Music publishers are the independent entities that handle the contracts and negotiations of how and when to sell music for artists and other musical groups. Most music published before copyright law became legally defined. Today, with the explosion of Internet commerce and the availability of websites that offer music licensing services to independent artists and musical groups, the role of music publishers has become much more complex and less black and white.
Historically music publishers have held little or no equity in the recorded audio recordings that generated revenue for their clients. They received a percentage of the revenues from the sale of those recordings, but received very little profit from the licensing opportunities that they offered to recording artists and groups. As an independent publisher you can build your own music publishing company, where you will work only in partnership with the artist or group that you represent, and get 100% of all the revenues that they earn from recorded music sales. Today, many recording artists and groups are selling their music without any representation from an established music publisher.
In today’s digital age there are several ways to promote your music, and few ways to make yourself known among the online community. One of the best ways is to use social media sites as an outlet to showcase your work. Music publishing companies have accounts on some of the most popular social media sites, like Facebook, Twitter, YouTube, etc. In addition to promoting your own music and your own groups through these social media sites, your music publisher can also build up a fan base through the social media sites.
An important question that comes to mind is: Should I be using a traditional, bricks-and-mortar publishing house, or should I start my own publishing company? There are pros and cons to both options. Traditional publishers have experience in the music business and can help you earn a little more money through their help, but they will also charge you licensing fees, which can eat into your profits. A traditional publisher also lacks the networking experience that comes with working with other artists and producers. While the upfront cost of hiring them may be less expensive than starting your own publishing company, you will likely need to invest significant amounts of time and money to grow your business.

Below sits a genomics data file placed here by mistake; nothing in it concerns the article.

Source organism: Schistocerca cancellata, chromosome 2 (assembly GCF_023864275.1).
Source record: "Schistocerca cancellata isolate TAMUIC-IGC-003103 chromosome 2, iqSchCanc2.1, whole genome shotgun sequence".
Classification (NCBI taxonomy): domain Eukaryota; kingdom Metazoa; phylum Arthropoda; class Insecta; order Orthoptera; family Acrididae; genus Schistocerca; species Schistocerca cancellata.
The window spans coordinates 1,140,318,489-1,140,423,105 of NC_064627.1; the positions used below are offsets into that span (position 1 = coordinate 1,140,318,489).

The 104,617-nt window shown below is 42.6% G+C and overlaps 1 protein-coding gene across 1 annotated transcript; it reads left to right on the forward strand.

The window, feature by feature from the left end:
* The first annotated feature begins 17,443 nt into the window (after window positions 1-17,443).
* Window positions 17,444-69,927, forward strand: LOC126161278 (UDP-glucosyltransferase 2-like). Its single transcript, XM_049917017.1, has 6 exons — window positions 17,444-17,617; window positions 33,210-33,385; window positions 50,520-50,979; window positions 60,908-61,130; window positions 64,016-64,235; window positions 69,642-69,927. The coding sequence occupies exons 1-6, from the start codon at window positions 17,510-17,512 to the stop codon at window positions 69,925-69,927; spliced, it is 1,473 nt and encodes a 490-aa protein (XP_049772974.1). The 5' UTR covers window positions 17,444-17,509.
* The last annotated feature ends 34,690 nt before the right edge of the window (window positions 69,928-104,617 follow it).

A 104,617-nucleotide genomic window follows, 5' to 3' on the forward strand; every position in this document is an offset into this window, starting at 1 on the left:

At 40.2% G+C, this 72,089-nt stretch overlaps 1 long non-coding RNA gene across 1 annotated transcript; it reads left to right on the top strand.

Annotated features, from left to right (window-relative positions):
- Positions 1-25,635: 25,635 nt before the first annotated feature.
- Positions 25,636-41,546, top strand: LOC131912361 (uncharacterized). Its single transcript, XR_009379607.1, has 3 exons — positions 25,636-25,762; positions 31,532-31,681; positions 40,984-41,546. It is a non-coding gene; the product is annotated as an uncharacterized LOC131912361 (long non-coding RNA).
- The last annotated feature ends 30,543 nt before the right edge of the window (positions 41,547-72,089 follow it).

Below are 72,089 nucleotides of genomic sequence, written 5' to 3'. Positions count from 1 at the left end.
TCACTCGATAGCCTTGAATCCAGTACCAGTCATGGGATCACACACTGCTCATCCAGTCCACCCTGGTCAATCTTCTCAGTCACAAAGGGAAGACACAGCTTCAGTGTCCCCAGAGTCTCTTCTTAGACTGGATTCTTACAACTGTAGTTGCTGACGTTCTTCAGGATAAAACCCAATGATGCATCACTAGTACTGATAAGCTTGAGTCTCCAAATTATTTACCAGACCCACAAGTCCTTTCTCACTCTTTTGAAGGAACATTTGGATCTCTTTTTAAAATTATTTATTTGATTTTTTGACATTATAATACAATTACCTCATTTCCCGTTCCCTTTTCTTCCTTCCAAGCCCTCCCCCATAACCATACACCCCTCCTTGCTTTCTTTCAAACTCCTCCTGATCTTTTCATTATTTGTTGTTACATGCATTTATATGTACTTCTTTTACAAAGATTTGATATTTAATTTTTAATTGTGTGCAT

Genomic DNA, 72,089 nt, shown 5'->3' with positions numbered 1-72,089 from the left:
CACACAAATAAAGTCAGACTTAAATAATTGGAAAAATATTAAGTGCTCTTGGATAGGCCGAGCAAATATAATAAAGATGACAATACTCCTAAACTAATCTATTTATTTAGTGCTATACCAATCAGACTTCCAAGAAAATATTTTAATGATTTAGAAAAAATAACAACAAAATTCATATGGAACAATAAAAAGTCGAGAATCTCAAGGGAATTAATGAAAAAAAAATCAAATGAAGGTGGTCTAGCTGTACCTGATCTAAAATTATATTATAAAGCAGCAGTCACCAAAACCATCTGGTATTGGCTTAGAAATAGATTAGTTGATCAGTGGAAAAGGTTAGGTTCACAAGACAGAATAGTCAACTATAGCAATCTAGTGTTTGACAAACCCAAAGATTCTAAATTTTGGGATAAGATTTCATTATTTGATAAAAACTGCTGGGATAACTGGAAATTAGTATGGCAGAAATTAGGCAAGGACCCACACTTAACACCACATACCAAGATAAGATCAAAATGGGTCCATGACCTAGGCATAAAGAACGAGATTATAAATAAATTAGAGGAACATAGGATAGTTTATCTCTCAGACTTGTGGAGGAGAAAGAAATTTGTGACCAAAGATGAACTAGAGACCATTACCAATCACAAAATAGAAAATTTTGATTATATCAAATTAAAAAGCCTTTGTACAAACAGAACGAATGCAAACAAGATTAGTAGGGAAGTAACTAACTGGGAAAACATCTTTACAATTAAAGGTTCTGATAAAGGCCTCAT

A musician or group owner can pursue two different avenues to increase their earning potential with their music publishing. First, the artist or group can sign an exclusive contract with a music publisher, which authorizes the publisher to negotiate and distribute future royalties with the artist or group. If an artist or group wishes to stop earning royalties after a certain amount of time, they can notify their publisher. The author of a musical composition is also entitled to royalties from their written work. A musical publisher receives an individual royalty based upon the negotiated licensing fee, minus a percentage of the total gross sales of their compositions.
Some publishers choose to focus solely on traditional publishing, while others choose to focus on new media and online distribution as well. A major advantage to using traditional publishers is that they have access to established recording label contacts as well as other industry insiders. A disadvantage is that you will not receive the exclusive rights available to new or emerging talents. New artists and groups may not be considered for licensing unless they meet certain criteria, which could include having their music transcribed into a book or album. Many publishers also receive royalty shares from the selling of CDs and DVDs that contain their published music. In the past, many artists and groups had avoided getting licensing paperwork by selling their music over the Internet, but this is now changing, as many new recording and distribution houses are beginning to offer online licensing options.